Mark Oppenheimer, director for the Yale Journalism Initiative and lecturer in the university’s English department, has voiced similar opinions against the school’s proposal on his blog. “If you get into bed with human rights abusers, you feel less free to criticize human rights abuse, and if you get into bed with people who don’t take academic freedom seriously, it’s unlikely that you’ll continue to take academic freedom quite as seriously”.

Yale President Levin takes a similar stance on partnering with Singapore as he did when considering China – arguing against the critics that the best course of action is not to avoid, but rather to “engage and hope that through conversation and interaction there’s going to be some advance in mutual understanding and perhaps some liberalization of the society”.

Source: “Singapore Spinoff”. Yale Alumni Magazine, Nov/Dec 2010.

3) OVER THE COUNTER – In UK, new sentences for student scam artists

In the midst of the UK’s newest crackdowns on student immigration scams, two ‘colleges’ which gave false documents and certificates to international ‘students’ in London and Manchester have now been officially closed.

In recent months, action has been taken against nearly 200 such ‘colleges’ across the nation, which provide documents for international students seeking British visas. Many of such institutions have little or no academic credibility.
Connected to the scam at the recently closed (and deemed bogus) Thames College London was Syed Ahmed – a former barrister now jailed for 8.5 years. According to officials, the scam led by Ahmed netted millions of pounds – 2.65 million of which was found stuffed into boxes and suitcases under a bed in his south London flat.

Though cleared of money laundering charges, a three-week long trial at Southwark Crown Court found Ahmed guilty of conspiring to assist unlawful immigration.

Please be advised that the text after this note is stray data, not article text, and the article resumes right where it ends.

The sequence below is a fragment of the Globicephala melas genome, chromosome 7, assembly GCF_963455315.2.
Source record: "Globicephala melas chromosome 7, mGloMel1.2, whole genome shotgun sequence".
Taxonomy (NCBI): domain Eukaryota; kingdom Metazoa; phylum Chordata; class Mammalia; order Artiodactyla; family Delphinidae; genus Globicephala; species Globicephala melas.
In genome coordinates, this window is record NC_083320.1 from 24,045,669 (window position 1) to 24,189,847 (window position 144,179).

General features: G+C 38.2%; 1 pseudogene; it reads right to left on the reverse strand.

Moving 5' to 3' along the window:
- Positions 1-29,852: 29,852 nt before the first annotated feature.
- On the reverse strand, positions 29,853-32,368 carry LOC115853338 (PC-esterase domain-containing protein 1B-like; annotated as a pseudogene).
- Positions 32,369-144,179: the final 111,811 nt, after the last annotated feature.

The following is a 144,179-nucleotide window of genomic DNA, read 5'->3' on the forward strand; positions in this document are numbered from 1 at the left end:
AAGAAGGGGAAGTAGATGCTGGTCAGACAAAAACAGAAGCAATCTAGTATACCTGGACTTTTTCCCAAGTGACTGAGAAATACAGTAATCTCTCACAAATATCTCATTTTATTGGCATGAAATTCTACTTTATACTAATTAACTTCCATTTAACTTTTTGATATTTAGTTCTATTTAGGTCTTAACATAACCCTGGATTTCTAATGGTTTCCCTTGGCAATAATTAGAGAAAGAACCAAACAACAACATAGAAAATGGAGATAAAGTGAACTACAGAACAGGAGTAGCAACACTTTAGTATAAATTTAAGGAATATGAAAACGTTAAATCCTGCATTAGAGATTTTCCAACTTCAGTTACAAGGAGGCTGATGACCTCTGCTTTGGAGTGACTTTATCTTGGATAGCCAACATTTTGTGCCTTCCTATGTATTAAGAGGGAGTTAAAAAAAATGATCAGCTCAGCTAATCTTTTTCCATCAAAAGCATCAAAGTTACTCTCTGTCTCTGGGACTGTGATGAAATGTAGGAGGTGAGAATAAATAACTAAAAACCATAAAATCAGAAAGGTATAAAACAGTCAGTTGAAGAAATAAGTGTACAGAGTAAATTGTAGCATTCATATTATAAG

Ahmed’s four other London ‘associates’, including his Chinese wife and two Bangladeshi nationals, were jailed this January for a total of 25 years, for conspiring to assist unlawful immigration.

In addition to the ‘college’, the group was also found to be running a corrupt immigration advisory firm in London. Advertising its services in Chinese newspapers, the firm claimed to provide advice and assistance for international students who wanted to apply for or extend visas.

Source: “Asians jailed for UK immigration scams”. Indian Express, October 27, 2010.

4) GLOBE TIPPING – Not exactly five-stars in India.

They came to India – a group of five university representatives – to talk to leading families and at top Indian schools about world-class studies abroad. But what they learned more than anything, is how far even a five-star Indian property has to go, to offer world-class service.

The worst of it at the Intercontinental Hotel Nehru Place in Delhi was breaking glasses over guests in the Bar, cutting one of the guest’s knee, and then not offering any discount, not paying for the clothes cleaning, and doing the usual Indian “Sorry, Sir” with no real accountability.

The “Sorry Sirs” came fast and furious.
Missed wake up calls.
An absolute cock-up at one hotel departure, with cars booked for the airport the night before, but not enough cars showing up for the noon departure. Two guests scrambling for transport for their flights. Two others were dropped at the wrong terminal and then taking a taxi from the international to domestic building (7kms apart in Delhi).

The hotel elevators, for many months not working properly, were again malfunctioning. It could take 20 minutes to descend for breakfast. No proper warnings were posted. No easy access to stairs pointed out. Complaints at the Front Desk were greeted with the usual “Sorry Sir” and no accountability, no offer of compensation, no actual consideration for the guest.

It’s not just that on the heels of the Commonwealth Games disastrous organization that only the Indian Government is letting the nation down. Some of the country’s supposedly finest, are not at all up to world-class quality.
This is not the old India. This is the new India. The problem is quantity and quality. As India expands and attracts more upper-end businesses both domestically and from abroad, more and more hotels are cropping up. But if you build a five-star property, where do you get the five-star staff?

In India – the safest bet for world-class hotels is still an Oberoi. If one wants top-class service, one should check references before booking.